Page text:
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The Spokesman-Review Newspaper

The Spokesman-Review Newspaper The Spokesman-Review

Spokane, Washington  Est. May 19, 1883
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Coeur d’Alene resident killed when struck by pickup in Spokane Valley

A Coeur d’Alene resident was killed Sunday when she was struck by a pickup while walking along Trent Avene in east Spokane Valley. Tammy A. Hurt, 54, was walking in the eastbound shoulder near Adams Road when she was hit by an eastbound Dodge Dakota about 9:30 p.m., the Washington State Patrol reported in a news release.

Starr Road accidents raise safety concerns

Signs near the Newman Lake community warn motorists on Trent Avenue to slow as they approach Starr Road, but residents say the 45 mph zone is largely ignored by commuters. Residents also cite too many accidents and near misses as drivers cross the busy highway or turn, where Starr comes in from the north at a skewed angle compared to its route south. To call attention to traffic concerns, members of Tri-Community Grange organized a public meeting at the Grange hall in Newman Lake.

Four hospitalized in T-bone crash in Spokane

A woman was critically injured and three others sent to a hospital with unspecified injuries late Thursday in a T-bone crash at Trent Avenue and Napa Street in Spokane.

Fire burns warehouse near railway

Spokane firefighters extinguished a blaze at a warehouse off East Trent Avenue on Monday afternoon. Initial reports indicated there were flammable gas cylinders in the structure. No injuries were reported.

New rules expected to reroute trucks out of residential areas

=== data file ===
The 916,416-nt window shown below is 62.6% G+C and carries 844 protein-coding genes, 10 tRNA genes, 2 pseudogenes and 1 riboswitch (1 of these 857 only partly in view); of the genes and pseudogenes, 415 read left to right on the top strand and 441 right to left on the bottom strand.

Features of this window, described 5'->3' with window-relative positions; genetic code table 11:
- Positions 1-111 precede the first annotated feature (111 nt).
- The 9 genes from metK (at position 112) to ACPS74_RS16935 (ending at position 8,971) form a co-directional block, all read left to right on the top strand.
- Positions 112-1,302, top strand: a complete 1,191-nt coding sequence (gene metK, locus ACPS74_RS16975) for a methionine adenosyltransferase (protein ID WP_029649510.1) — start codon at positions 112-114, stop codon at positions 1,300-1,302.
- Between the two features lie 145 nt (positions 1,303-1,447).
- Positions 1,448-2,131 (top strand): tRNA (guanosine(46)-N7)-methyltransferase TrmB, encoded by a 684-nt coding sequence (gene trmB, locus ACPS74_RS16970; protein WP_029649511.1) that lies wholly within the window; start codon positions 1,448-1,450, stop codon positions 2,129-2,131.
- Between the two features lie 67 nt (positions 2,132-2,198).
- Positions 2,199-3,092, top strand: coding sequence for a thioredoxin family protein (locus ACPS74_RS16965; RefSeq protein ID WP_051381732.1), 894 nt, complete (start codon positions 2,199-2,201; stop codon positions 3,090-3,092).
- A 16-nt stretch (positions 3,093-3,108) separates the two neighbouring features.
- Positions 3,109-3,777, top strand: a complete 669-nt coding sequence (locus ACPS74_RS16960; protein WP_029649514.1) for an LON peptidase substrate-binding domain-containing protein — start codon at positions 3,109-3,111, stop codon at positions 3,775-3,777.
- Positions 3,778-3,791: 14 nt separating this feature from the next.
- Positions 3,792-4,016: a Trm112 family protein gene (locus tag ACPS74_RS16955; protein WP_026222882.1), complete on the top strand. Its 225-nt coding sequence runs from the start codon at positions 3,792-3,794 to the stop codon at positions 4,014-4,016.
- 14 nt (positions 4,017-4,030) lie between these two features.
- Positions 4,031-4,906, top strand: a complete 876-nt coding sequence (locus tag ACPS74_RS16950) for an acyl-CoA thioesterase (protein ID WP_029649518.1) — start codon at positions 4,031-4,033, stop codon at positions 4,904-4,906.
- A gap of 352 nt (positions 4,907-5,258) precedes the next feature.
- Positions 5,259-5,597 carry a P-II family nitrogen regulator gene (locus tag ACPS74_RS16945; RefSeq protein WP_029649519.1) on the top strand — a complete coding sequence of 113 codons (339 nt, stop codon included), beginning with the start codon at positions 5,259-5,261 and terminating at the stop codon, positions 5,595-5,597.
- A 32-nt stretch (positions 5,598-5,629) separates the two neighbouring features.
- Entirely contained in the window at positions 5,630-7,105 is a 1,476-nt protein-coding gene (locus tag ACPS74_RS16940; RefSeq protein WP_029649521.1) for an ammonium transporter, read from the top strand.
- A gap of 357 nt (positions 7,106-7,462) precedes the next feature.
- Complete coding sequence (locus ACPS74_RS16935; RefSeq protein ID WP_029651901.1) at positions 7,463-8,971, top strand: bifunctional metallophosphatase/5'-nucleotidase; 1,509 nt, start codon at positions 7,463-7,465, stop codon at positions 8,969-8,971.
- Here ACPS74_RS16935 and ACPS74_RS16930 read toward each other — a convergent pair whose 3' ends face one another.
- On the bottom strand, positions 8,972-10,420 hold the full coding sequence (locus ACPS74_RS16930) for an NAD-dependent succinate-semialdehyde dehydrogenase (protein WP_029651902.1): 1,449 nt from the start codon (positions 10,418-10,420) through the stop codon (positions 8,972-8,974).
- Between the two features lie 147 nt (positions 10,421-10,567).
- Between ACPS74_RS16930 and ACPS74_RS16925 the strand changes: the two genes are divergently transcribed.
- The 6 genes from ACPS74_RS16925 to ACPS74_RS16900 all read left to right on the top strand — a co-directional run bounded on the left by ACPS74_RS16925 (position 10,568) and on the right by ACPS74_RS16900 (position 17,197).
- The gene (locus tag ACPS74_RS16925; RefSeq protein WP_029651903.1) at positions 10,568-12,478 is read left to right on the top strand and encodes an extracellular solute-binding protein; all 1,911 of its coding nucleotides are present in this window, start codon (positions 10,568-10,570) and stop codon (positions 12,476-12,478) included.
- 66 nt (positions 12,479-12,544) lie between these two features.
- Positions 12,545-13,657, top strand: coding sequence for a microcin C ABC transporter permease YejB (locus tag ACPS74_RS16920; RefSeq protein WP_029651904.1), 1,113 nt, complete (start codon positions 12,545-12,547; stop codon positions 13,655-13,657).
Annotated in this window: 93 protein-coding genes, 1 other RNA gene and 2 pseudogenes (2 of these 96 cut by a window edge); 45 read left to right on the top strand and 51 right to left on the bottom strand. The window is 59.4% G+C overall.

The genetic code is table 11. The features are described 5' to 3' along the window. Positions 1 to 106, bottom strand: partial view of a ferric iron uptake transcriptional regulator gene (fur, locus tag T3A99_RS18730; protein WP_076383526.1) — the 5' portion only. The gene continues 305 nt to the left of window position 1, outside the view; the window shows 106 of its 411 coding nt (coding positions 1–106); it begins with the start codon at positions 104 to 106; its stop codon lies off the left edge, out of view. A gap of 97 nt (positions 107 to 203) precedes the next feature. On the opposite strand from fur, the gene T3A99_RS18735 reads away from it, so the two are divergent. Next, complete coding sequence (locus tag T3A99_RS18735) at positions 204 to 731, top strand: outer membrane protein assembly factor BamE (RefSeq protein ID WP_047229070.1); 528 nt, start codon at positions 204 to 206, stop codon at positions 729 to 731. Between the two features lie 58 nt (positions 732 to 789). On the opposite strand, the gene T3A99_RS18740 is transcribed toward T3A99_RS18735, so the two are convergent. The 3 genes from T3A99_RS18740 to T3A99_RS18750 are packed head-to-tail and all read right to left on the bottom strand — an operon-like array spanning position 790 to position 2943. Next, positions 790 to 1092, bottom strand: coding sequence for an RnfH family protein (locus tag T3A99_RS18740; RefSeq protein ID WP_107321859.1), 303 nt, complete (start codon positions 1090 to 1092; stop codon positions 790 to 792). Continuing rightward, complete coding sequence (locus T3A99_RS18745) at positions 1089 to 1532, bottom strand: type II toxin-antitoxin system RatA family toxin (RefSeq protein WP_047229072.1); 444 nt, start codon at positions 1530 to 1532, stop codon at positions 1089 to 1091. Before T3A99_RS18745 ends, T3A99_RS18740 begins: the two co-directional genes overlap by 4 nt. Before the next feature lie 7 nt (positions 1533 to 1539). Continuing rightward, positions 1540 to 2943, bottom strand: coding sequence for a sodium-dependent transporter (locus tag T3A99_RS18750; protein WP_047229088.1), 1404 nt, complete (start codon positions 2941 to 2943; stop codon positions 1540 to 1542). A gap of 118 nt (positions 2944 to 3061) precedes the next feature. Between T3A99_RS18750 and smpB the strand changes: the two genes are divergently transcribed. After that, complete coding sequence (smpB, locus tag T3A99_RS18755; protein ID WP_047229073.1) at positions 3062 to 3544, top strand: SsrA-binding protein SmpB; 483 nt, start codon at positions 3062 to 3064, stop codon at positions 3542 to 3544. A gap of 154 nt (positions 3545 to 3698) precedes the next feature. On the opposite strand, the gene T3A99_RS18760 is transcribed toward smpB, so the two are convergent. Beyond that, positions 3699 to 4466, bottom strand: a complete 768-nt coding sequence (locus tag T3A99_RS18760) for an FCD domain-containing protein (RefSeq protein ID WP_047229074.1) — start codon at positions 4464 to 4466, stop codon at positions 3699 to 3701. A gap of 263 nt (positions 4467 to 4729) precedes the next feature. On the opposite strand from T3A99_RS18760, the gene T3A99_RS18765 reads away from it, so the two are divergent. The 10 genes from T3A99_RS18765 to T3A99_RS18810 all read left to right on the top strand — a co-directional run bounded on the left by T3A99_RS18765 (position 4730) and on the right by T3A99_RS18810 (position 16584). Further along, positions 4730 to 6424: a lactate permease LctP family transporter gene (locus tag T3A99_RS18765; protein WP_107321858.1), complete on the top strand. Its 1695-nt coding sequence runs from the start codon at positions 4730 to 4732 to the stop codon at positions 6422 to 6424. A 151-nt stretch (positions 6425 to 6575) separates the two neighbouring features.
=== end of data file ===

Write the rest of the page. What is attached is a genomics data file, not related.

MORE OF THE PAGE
The city of Spokane Valley hosted a little celebration Friday, the very day a new state law took effect that requires all livestock trucks weighing more than 40,000 pounds to stop at the Port of Entry. The city pushed for the law after residents came before the council last year to complain that heavily loaded cattle trucks from Canada were bypassing the Port of Entry and going through residential areas. Mayor Tom Towey praised the residents, police officers and state legislators who all helped get the law passed. “This is a textbook example of what each of us can do to make a difference,” he said.

Cattle trucks must stay on I-90 or face fine

OLYMPIA – Large cattle trucks coming into Washington from Idaho will have to use Interstate 90 and stay off roads such as East Trent Avenue or face a $1,000 fine under a law signed Tuesday by Gov. Chris Gregoire. The law targets commercial cattle trucks, some of them from Canada, that use State Highway 290 – which becomes Trent – through Spokane Valley to bypass the port of entry weigh station just west of the Idaho border.